Langridge G C, Phan M-D, Turner D J et al. (2009) Simultaneous assay of every Salmonella Typhi gene using one million transposon mutants. Genome Research

Published online before print at doi: 10.1101/gr.097097.109

Funding

This work was supported by the Wellcome Trust.

Participating Centres

The Wellcome Trust Sanger Institute, Wellcome Trust Genome Campus, Hinxton, Cambridge, UK
Environmental Research Institute, University College, Lee Road, Cork, Ireland
Molecular Biology and Biotechnology, University of Sheffield, Firth Court, Western Bank, Sheffield, UK
Department of Veterinary Medicine, University of Cambridge, Madingley Road, Cambridge, UK

Laboratory of Gastrointestinal Pathogens, Centre for Infections, Health Protection Agency, Colindale, London, UK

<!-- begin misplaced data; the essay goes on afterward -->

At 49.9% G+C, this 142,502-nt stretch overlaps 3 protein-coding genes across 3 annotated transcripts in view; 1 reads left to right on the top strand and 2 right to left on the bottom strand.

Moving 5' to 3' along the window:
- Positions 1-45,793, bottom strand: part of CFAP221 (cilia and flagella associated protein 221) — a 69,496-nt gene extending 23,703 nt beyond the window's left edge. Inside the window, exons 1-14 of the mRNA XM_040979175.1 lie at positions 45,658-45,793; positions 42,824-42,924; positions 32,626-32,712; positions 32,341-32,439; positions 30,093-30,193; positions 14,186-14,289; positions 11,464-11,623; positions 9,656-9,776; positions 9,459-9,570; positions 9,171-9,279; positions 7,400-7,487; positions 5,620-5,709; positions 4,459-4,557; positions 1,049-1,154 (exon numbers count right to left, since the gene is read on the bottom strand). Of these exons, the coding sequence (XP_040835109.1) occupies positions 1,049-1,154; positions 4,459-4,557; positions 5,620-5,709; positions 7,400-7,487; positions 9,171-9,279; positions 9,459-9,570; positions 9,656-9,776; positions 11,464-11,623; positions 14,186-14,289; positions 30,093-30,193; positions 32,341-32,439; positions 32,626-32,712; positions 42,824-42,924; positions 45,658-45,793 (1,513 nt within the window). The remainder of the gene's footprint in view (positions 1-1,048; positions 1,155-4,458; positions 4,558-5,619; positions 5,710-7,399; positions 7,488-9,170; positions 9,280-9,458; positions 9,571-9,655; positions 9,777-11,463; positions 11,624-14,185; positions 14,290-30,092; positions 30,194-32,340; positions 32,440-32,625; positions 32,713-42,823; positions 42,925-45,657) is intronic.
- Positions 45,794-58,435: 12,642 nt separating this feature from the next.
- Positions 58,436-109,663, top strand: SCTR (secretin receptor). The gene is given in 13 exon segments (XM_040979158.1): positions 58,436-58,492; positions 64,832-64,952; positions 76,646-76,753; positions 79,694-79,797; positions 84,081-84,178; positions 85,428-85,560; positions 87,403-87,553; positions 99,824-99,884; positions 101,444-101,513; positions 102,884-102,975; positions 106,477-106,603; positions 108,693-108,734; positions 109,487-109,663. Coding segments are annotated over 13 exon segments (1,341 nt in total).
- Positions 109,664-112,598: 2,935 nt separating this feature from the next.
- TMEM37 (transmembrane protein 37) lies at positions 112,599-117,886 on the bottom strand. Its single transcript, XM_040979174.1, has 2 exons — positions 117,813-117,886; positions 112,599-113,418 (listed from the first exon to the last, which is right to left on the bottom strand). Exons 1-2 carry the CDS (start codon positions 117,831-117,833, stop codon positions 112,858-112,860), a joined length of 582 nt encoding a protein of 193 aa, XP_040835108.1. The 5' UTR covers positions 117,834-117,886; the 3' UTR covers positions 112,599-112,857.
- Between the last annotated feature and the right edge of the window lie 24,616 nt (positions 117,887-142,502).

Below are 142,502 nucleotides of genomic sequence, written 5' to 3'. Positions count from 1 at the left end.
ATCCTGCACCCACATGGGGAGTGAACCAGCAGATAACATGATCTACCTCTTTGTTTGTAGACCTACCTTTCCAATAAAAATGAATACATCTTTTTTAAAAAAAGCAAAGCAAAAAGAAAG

The Wellcome Trust Sanger Institute, which receives the majority of its funding from the Wellcome Trust, was founded in 1992. The Institute is responsible for the completion of the sequence of approximately one-third of the human genome as well as genomes of model organisms and more than 90 pathogen genomes. In October 2006, new funding was awarded by the Wellcome Trust to exploit the wealth of genome data now available to answer important questions about health and disease. http://www.sanger.ac.uk

The Wellcome Trust is the largest charity in the UK. It funds innovative biomedical research, in the UK and internationally, spending over £600 million each year to support the brightest scientists with the best ideas. The Wellcome Trust supports public debate about biomedical research and its impact on health and wellbeing. http://www.wellcome.ac.uk

Don Powell | EurekAlert!
Further information:
http://www.sanger.ac.uk

More articles from Life Sciences:

nachricht Researchers identify potentially druggable mutant p53 proteins that promote cancer growth